Claimant's apparent reliance on Directive 4910 (IV) (J) (4) (d) (1) is misplaced. This subsection concerns the situation where contraband has been found. In that instance, defendant is authorized to retain the inmate for longer than 48 hours, i.e., until that inmate has two more defecations which are negative for contraband. Notwithstanding the absence of a cross motion, this Court has the authority to search the record and grant summary judgment to the nonmoving party (see CPLR 3212 [b]; see generally WFR Assoc. v Memorial Hosp., 14 AD3d 840 ). The Court has searched the record and finds, as a matter of law, that claimant's confinement in temporary isolation for a period of less than 48 hours was in compliance with DOCS Directive 4910. Accordingly, claimant's cause of action for wrongful confinement from June 22, 2008 through June 24, 2008 is dismissed.
Claimant also asserts that he is entitled to compensation for defendant's failure to provide him with certain personal and/or hygiene items while he was in temporary isolation as required by Directive 4910 (IV) (J) (3) (b) and (c). Claimant supports his motion solely by stating that defendant "formulated material related to items furnish [sic] claimant in temporary isolation room with admissions and log book entries conflicting with department policy . . . by not providing bare necessities required . . . no hygienic materials, neither cell equipment (i.e. mattress, pillow) nor flatwork (i.e. linen, blanket)."(11) Claimant argues that to the extent that the provisions of Directive 4910 and the Elmira Procedure No. 8.12 (IV) (E) (1) are inconsistent, the mandates of Directive 4910 apply.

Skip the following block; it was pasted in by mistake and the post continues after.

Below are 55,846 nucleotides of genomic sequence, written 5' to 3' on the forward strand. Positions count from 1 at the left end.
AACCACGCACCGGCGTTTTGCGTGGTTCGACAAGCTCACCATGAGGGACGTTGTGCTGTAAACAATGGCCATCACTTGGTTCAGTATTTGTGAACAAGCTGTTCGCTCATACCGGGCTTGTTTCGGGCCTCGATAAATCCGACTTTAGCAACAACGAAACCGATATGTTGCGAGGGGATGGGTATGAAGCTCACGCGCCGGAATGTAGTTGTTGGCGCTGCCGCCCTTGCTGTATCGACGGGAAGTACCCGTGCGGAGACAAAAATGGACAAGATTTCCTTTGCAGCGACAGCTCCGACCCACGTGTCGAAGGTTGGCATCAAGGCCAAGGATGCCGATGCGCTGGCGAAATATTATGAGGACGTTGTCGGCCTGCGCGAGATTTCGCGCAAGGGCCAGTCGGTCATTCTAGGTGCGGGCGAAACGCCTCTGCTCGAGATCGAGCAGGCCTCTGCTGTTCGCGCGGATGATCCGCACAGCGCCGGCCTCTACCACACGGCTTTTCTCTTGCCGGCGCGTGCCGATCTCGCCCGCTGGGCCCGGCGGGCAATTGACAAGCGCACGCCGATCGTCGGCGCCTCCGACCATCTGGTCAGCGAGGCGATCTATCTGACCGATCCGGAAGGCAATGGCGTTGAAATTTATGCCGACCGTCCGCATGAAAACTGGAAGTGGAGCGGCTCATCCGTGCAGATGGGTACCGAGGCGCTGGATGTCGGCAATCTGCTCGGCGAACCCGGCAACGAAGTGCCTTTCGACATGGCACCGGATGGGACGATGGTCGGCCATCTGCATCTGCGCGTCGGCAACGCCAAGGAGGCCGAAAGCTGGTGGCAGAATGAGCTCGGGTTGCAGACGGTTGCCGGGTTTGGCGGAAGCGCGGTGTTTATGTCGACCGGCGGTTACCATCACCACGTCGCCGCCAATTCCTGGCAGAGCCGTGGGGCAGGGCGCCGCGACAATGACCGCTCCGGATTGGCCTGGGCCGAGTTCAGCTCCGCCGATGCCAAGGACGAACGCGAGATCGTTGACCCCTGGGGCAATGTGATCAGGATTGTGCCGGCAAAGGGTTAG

Conversely, defendant asserts that because the incident occurred at Elmira, which has developed its own facility-specific policies and procedures, the Elmira Procedure No. 8.12 applies to the situation. Defendant contends that claimant was provided with a gown, slippers and a sleeping mat as mandated, but asserts that he failed to request other permitted items.
Pursuant to Directive 4910 (IV) (J) (3) (a), the isolation room was to be furnished with a bed mattress, pillow, bed linen, blanket, and a bedpan. Further, claimant was to be provided with hospital clothing or "1 set underwear; 1 pair pants or skirt; 1 shirt or blouse; 1 pair slippers [and] 1 pair socks," as well as "the following personal hygiene items: 1 bar hand soap[,] toothbrush[,] toothpaste and/or denture cleaner and 1 hand towel (Directive 4910 [IV] [J]  [b], [c]). The Elmira Procedure No. 8.12 (IV) (E) (1) provides that in lieu of personal clothing the inmate is entitled to a hospital gown and paper slippers, or one set of underwear. With respect to hygiene items, "[t]he inmate will, upon request, be allowed access to (1) bar soap, (1) toothbrush, (1) toothpaste and/or denture cleaner and (1) hand towel. Inmate will be issued (1) matt [sic] for sleeping" (the Elmira Procedure No. 8.12 [IV] [E] ).
Accepting the truth of claimant's allegation, it appears that he was not provided with all of the items as required by DOCS Directive 4910. However, claimant did receive some items (a gown/smock and at least one mat for sleeping) which were in compliance with Elmira Procedure No. 8.12.(12) Given the apparent conflict between the Directive and the Elmira Procedure, as well as the lack of evidence regarding which mandate is applicable, the issue of liability on this cause of action cannot be determined as a matter of law. Accordingly, claimant's motion for summary judgment on this cause of action is denied.